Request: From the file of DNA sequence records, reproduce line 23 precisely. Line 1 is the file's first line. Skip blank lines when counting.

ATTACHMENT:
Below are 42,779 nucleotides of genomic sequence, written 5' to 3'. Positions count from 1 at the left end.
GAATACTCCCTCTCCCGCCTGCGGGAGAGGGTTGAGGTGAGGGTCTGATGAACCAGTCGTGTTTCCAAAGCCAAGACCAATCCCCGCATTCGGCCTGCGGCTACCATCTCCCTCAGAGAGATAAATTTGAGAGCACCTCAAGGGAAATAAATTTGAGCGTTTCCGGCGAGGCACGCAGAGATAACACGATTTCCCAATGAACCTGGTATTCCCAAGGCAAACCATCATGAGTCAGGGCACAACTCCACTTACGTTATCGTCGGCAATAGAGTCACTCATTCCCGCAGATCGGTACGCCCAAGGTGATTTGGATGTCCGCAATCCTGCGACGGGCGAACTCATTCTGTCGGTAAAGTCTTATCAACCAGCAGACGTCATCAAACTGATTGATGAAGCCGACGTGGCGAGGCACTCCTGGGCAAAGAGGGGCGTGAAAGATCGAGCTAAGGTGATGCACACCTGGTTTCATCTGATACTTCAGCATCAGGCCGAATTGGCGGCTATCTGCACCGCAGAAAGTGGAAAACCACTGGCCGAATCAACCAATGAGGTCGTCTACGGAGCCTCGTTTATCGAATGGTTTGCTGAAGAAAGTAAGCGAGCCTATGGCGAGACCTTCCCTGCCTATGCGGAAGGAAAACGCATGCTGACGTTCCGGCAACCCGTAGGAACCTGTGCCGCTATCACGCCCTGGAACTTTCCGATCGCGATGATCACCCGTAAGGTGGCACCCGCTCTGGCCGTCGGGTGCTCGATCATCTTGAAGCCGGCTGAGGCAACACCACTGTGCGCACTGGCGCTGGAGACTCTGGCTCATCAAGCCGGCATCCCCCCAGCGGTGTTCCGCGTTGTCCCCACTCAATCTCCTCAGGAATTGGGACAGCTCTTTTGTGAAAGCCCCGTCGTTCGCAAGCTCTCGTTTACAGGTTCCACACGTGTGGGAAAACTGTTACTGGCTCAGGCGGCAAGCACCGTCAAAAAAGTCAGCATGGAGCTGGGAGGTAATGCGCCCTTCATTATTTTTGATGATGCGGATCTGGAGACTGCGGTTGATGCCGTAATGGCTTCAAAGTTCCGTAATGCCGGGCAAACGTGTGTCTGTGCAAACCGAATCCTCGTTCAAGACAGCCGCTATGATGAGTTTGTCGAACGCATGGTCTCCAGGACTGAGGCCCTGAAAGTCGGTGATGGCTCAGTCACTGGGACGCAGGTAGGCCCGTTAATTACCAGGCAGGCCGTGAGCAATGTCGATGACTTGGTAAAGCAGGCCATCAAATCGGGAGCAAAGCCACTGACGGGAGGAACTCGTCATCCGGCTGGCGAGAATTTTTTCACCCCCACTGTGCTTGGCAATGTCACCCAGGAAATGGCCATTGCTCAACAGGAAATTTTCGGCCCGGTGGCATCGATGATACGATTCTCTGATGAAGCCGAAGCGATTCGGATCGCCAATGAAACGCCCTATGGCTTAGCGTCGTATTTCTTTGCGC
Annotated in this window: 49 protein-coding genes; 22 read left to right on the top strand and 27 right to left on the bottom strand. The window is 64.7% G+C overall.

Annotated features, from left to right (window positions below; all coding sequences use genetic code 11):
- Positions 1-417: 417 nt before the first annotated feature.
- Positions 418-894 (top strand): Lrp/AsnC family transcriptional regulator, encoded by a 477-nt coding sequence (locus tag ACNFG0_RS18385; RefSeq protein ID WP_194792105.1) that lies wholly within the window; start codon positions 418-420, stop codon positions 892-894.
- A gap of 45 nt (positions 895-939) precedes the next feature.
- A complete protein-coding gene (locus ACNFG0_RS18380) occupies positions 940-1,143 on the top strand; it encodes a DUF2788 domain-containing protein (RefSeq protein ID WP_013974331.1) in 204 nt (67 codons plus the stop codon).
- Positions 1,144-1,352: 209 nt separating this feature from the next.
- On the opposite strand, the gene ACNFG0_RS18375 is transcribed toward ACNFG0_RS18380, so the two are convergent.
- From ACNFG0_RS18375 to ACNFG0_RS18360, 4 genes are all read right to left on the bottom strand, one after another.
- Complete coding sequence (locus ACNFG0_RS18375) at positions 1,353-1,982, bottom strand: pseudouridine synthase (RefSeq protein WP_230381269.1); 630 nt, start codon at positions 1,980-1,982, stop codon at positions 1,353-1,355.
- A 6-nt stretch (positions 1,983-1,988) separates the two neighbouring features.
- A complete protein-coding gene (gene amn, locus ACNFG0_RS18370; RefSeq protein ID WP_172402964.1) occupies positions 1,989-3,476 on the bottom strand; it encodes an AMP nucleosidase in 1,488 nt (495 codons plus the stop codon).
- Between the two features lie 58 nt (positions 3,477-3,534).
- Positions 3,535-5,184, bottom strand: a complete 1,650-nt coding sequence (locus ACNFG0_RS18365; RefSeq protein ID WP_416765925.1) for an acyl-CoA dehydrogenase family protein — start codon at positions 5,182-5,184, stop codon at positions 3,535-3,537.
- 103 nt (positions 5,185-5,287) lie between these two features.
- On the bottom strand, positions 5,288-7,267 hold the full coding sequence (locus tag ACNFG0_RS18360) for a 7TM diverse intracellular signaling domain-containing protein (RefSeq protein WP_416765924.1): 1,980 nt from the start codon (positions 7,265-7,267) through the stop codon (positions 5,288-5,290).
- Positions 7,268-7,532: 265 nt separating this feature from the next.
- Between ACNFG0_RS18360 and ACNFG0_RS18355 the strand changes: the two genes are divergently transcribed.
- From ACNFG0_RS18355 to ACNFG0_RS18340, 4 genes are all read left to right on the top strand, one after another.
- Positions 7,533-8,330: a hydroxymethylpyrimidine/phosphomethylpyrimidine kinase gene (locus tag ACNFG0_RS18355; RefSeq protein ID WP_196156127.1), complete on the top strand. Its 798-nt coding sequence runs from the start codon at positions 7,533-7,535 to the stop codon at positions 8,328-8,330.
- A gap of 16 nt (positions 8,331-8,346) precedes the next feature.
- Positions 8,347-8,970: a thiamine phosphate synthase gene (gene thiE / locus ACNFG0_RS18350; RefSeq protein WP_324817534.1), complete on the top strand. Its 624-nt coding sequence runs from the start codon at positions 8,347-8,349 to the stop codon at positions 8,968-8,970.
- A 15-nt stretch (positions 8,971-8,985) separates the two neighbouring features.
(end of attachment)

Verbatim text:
- A gap of 16 nt (positions 8,331-8,346) precedes the next feature.